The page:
John: So my questions are mostly the writers I know from loan-out companies are feature writer people but it happens in television too.
John: And at a certain point you’re getting paid enough money, and you’re being paid as both a writer and producer, and that’s going to be enough money that that will happen. But I wonder, are professional athletes a loan-out company?
Craig: I believe they are. Yeah, I can imagine —
John: And musicians are probably the same. Like Taylor Swift, I’m sure is.
John: She is a multibillion and whatever. But I think any time that you’re being paid a lot of money as an individual —
John: That’s when you want to be paid as a loan-out.
Craig: And particularly when you are essentially an individual actor not performance actor but an individual person doing something. So, you know, it’s the difference between now becoming an employee of a company temporarily as opposed to a corporation that’s being contracted and providing a service to somebody. It’s just a better thing. By the way, a little bit of advice for those of you out there who are successful enough to incorporate and have your loan-out company. Don’t name it something stupid.
John: Because that name will stick with you for the rest of your life.
Craig: And it’s super hard to change it. So —
Craig: When I started out, I was working at Disney. And when I had to set up my loan-out, I remember that my business card from Disney, it said The Walt Disney Company. I thought, “Oh, if it’s good enough for Walt Disney, it’s probably good enough for me. I think The Craig Mazin Company is probably, that sounds like a good name.”
Craig: Did you pick something silly?
John: I picked something good, it’s Quote-Unquote Films Inc.
Craig: Oh yeah, that’s totally fine, it’s respectable.
John: But unfortunately, it doesn’t actually make sense with things that aren’t films, so —
John: You know, the new company name will be something different that it makes more sense for that. And if you want a good advice on picking a good name, I would go to the recent South Park episode, I think it’s Go Fund Yourself where they actually picked names for their startup venture. And it’s fantastic.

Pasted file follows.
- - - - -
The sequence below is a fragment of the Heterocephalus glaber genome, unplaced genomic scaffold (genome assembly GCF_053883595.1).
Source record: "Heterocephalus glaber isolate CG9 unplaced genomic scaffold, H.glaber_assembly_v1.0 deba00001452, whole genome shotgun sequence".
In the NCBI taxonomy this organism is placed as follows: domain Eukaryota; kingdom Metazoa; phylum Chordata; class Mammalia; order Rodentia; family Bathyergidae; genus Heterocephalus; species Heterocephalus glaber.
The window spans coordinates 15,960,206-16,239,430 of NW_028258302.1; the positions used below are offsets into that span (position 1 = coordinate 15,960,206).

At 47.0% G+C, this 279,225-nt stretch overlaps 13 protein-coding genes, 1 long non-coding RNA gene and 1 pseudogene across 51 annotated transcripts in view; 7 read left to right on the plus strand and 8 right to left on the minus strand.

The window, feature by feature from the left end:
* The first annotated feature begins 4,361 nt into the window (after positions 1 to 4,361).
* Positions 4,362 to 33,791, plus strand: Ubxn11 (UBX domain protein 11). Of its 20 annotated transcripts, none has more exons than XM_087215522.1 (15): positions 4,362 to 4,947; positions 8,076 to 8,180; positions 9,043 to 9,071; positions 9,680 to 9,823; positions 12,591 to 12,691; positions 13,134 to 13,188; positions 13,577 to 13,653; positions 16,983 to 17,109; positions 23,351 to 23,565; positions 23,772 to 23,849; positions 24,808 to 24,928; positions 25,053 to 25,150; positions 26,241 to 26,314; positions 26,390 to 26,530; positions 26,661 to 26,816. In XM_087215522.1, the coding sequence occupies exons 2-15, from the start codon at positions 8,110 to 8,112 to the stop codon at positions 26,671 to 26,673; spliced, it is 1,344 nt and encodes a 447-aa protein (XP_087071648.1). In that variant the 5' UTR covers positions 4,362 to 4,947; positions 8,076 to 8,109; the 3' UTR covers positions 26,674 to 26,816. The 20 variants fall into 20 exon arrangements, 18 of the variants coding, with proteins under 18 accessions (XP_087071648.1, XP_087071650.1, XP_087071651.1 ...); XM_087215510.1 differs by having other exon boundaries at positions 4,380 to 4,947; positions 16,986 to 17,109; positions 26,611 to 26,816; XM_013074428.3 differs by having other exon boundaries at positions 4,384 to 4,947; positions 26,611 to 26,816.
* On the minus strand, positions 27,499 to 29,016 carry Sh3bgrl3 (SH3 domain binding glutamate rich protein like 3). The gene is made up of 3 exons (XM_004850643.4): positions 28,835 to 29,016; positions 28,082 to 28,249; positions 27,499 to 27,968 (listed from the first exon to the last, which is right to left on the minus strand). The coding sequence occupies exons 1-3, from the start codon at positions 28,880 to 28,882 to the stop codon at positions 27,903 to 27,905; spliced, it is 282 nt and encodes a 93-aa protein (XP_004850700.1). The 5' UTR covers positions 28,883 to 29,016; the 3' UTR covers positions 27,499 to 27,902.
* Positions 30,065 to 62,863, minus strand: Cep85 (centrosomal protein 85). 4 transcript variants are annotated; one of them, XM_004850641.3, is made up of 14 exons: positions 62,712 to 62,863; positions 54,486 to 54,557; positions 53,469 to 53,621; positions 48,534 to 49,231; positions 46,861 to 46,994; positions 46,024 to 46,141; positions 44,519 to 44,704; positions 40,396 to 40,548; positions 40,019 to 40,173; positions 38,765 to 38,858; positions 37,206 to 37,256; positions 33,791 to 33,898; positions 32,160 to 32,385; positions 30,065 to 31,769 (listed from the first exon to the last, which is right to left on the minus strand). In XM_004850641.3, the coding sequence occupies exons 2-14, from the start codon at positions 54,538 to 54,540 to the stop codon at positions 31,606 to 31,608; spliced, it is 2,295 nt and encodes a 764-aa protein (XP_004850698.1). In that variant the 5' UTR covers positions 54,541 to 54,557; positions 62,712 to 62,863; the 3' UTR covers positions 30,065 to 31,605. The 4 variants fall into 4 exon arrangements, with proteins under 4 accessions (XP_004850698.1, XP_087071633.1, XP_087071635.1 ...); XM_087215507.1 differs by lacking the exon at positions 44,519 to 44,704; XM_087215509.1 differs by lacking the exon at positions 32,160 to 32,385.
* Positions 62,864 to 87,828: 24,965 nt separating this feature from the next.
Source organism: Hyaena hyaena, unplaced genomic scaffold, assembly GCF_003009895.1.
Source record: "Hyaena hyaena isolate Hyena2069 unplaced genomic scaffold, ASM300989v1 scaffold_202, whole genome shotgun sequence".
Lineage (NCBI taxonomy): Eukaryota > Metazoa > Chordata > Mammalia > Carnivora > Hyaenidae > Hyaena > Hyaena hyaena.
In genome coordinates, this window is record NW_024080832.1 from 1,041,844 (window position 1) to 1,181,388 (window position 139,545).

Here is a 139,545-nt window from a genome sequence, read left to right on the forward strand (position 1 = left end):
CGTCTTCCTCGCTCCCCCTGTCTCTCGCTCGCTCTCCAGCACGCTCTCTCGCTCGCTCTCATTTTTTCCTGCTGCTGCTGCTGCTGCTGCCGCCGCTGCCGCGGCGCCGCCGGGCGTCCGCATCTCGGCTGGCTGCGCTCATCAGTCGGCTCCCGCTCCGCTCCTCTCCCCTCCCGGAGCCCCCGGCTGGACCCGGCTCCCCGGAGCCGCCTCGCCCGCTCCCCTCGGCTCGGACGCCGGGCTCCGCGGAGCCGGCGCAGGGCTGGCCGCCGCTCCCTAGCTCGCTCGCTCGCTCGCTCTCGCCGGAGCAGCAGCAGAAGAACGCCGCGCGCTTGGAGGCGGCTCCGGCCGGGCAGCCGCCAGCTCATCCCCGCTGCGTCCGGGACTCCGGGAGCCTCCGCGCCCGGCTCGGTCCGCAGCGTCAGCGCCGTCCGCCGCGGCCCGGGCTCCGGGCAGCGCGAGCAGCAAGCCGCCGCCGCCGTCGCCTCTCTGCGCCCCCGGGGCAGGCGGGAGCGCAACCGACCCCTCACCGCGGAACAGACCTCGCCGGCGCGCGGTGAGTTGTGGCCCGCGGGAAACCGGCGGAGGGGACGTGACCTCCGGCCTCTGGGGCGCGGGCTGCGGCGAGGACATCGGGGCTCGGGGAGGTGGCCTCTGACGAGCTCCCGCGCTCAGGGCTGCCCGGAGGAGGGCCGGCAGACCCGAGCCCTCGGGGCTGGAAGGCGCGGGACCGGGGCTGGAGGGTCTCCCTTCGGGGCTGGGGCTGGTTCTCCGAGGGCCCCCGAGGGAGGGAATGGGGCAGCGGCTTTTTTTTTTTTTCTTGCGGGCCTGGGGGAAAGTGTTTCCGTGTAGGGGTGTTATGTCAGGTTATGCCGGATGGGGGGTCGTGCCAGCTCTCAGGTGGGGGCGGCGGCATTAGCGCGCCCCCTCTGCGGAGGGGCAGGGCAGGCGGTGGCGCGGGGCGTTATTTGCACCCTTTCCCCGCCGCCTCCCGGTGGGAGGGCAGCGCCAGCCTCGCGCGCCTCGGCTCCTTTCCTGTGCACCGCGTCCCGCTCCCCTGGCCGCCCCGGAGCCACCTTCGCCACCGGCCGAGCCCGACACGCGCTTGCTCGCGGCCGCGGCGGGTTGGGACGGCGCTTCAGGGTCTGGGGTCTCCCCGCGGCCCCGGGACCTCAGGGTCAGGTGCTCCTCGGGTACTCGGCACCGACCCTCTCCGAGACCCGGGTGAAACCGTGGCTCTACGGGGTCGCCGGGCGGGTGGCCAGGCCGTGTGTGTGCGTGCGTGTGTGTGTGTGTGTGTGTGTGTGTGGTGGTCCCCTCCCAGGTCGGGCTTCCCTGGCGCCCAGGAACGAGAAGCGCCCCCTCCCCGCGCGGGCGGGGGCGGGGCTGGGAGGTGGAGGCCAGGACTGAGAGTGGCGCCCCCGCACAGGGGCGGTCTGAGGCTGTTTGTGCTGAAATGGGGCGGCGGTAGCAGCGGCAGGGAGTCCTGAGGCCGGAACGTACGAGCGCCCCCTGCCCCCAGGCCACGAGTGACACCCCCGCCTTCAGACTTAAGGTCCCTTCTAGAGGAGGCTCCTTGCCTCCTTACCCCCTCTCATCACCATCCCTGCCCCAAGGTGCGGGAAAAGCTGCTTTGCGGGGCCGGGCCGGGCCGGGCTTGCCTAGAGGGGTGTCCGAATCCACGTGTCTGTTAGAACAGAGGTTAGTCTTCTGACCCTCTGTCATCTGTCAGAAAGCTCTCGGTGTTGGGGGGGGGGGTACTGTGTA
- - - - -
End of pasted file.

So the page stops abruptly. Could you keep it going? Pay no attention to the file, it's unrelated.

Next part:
Craig: Those guys are the best.
John: So our second topic is the Perfect Reader. So this is the third installment of our Perfect series. We have no idea how many installments there’ll be. Craig, how many installments will there be? Thousands?
Craig: Thousands, yeah.
John: So we previously talked about the perfect studio executive. We talked about the perfect agent. Today, we want to talk about the perfect reader. And by reader, we really kind of mean two different things. We mean a reader who is a professional gatekeeper, somebody who is the difference between your script moving on some place and not moving on some place.
We’re also talking about the sort of casual reader which is the friend or acquaintance or compatriot who you’ve given your scripts to and that person is reading your script and they’re both looking at your script and judging it and hopefully giving you some feedback on your script. But there are very different goals behind it.
So we just want to talk about what it’s like to be a great reader.
Craig: Well, why don’t we start with the friend version?
Craig: And then we’ll get to the professional version. So I do this all the time. Just in the last month, I’ve read a script by Scott Silver. I read stuff by Koppelman and Levien. And the first thing that I think that the perfect reader has to do is make sure they understand what the person giving them wants.
Craig: And you don’t always get it right, you know. Sometimes you get it wrong. But it’s important for me to know, okay, has anyone read this before? Are you looking for a wide open what do you think? Or is this something that is already set up and you’re having questions about A, B, or C?